Still more wisdom from German aphorist Georg Christoph Lichtenberg (1742-1799):
- “That man is the noblest creature may also be inferred from the fact that no other creature has yet contested this claim.”
- “If people should ever start to do only what is necessary, millions would die of hunger.”
- “I am convinced we do not only love ourselves in others, but hate ourselves in others too.”
- “Erudition can produce foliage without bearing fruit.”
- “Nothing is judged more carelessly than people’s characters, and yet there is nothing about which we should be more cautious. Nowhere do we wait less patiently for the sum total which actually is the character. I have always found that the so-called bad people gain when we get to know them more closely, and the good ones lose.”
- “Completely to block a given effect requires a force equal to that which caused it. To give it a different direction, a trifle will often suffice.”
- “Undeniably, what we call perseverance can lend the appearance of dignity and grandeur to many actions, just as silence in company affords wisdom and apparent intelligence to a stupid person.”
- “The sure conviction that we could if we wanted to is the reason so many good minds are idle.”
- “There were honest people long before there were Christians and there are, God be praised, still honest people where there are no Christians. It could therefore easily be possible that people are Christians because true Christianity corresponds to what they would have been even if Christianity did not exist.”
- “He who knows himself properly can very soon learn to know all other men. It is all reflection.”
- “It is certain, it seems, that we can judge some matter correctly and wisely and yet, as soon as we are required to specify our reasons, can specify only those which any beginner in that sort of fencing can refute. Often the wisest and best men know as little how to do this as they know the muscles with which they grip or play the piano. This is very true and deserves to be pursued further.”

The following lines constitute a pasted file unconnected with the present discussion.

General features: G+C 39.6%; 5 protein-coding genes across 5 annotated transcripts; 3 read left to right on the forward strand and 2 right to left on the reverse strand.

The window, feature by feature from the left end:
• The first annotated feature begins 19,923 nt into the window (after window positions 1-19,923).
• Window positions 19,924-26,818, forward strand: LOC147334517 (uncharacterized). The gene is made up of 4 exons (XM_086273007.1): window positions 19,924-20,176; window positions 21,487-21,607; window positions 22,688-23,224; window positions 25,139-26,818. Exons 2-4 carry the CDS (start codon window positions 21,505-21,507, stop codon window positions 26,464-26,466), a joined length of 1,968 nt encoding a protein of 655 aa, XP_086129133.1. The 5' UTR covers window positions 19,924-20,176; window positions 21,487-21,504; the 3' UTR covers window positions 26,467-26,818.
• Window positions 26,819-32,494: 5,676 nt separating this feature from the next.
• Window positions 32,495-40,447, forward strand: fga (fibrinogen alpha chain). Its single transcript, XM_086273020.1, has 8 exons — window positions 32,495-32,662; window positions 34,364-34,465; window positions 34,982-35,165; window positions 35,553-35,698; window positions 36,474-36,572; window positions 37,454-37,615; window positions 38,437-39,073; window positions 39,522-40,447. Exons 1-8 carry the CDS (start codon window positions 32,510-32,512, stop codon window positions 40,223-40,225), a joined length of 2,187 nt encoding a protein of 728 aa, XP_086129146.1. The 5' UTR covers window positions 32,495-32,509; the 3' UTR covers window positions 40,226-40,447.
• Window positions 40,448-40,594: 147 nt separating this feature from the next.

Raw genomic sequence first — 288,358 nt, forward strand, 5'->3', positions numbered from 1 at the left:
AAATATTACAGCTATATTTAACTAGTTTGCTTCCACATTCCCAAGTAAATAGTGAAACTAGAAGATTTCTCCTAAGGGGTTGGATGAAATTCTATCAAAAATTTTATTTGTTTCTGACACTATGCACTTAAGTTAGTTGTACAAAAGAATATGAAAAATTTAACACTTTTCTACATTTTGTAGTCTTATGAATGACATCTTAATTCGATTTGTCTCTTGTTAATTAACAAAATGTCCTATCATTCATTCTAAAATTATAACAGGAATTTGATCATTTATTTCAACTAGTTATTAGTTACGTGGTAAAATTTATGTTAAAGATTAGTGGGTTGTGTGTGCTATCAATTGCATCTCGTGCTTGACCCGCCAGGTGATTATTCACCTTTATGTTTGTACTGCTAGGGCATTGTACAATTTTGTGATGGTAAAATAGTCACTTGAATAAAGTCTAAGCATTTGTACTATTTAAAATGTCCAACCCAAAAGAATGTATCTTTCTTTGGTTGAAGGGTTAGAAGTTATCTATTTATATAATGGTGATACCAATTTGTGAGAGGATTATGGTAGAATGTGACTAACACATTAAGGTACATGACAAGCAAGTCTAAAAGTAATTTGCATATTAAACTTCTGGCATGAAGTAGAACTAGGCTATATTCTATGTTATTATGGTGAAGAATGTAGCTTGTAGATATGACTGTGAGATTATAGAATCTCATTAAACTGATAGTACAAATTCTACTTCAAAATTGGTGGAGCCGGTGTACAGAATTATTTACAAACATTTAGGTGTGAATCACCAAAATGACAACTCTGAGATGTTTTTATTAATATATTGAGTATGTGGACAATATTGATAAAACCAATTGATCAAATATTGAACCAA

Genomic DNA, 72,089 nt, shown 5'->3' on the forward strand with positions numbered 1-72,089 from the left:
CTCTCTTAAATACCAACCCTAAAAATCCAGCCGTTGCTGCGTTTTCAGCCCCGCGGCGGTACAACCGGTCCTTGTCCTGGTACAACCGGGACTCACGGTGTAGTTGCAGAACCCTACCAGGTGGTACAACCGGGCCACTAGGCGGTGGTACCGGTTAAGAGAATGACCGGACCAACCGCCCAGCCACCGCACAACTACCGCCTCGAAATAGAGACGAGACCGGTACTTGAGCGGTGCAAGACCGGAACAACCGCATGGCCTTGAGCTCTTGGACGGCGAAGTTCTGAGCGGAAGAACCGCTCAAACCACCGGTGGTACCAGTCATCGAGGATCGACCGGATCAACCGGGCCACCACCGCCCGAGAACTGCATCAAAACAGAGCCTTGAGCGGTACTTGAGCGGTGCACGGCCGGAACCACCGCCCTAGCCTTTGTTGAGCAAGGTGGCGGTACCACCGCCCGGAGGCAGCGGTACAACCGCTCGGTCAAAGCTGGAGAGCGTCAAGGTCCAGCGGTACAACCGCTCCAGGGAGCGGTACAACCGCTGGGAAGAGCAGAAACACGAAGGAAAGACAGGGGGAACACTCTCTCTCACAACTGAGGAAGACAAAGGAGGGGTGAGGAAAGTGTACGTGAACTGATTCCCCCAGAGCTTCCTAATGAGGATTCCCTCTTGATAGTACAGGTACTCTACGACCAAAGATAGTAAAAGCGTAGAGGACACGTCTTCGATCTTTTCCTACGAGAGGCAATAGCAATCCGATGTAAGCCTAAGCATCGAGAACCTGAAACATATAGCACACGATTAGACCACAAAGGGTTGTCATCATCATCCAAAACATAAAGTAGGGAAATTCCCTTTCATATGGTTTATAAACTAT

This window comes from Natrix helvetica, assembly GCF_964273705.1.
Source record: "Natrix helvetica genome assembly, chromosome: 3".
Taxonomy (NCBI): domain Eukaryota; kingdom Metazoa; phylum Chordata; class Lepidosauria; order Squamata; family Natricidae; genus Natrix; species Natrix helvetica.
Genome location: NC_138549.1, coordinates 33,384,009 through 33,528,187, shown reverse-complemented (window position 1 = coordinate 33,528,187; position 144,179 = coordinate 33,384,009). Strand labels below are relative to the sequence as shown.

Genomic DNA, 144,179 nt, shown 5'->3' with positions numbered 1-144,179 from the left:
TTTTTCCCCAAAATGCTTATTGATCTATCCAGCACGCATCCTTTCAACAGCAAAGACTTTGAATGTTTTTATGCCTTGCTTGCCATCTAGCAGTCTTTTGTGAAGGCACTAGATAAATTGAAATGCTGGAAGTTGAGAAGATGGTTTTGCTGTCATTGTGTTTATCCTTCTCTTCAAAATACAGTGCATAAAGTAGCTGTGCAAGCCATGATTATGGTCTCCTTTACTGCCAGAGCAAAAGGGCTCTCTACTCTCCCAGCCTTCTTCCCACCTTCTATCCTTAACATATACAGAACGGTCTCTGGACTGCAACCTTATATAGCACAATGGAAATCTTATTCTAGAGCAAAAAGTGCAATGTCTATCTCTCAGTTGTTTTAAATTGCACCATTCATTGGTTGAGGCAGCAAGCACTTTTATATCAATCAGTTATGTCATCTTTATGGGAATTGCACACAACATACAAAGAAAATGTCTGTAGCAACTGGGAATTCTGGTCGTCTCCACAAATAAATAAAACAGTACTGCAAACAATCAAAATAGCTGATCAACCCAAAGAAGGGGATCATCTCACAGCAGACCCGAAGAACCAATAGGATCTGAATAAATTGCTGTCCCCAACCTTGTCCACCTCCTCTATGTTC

“I believe what really happens in history is this: the old man is always wrong; and the young people are always wrong about what is wrong with him. The practical form it takes is this: that, while the old man may stand by some stupid custom, the young man always attacks it with some theory that turns out to be equally stupid.” — G.K. Chesterton
“If I could remember the names of all these particles I’d be a botanist.” — Enrico Fermi
“It is not that I have accomplished too few of my plans, for I am not ambitious; but when I think of all the books I have read, and of the wise words I have heard spoken, and of the anxiety I have given to parents and grandparents, and of the hopes that I have had, all life weighed in the scales of my own life seems to me a preparation for something that never happens.”
— Yeats, Reveries Over Childhood and Youth, 1914
“It is the law of life that if you are kind to someone you feel happy. If you are cruel you are unhappy. And if you hurt someone, you will be hurt back.” — Cary Grant
“When I do good, I feel good. When I do bad, I feel bad. That’s my religion.” — Abraham Lincoln
“It all comes to this: the simplest way to be happy is to do good.” — Helen Keller
- Alexander Pope was 4 foot 6.
- SOCIAL INEPTITUDE is an anagram of POTENTIAL SUICIDE.
- 6! × 7! = 10!
- Is the correct answer to this question no?
- “Do something well, and that is quickly enough.” — Baltasar Gracián
“There are two things to aim at in life: first, to get what you want; and, after that, to enjoy it. Only the wisest of mankind achieve the second.” — Logan Pearsall Smith
“I am inclined to believe that few attacks either of ridicule or invective make much noise, but by the help of those they provoke.” — Samuel Johnson
“It’s odd how soon one comes to look on every minute as wasted that is given to earning one’s salary.” — P.G. Wodehouse
- SWARTHMORE is an anagram of EARTHWORMS.
- The sum of the reciprocals of the divisors of any perfect number is 2.
- We recite at a play and play at a recital.
- Is sawhorse the past tense of seahorse?
- “Things ’twas hard to bear ’tis pleasant to recall.” — Seneca
In Book II, Chapter 9, of H.G. Wells’ novel The War of the Worlds, a sentence begins “For a time I stood regarding …” These words contain 3, 1, 4, 1, 5, and 9 letters.
“A man of genius has been seldom ruined but by himself.” — Samuel Johnson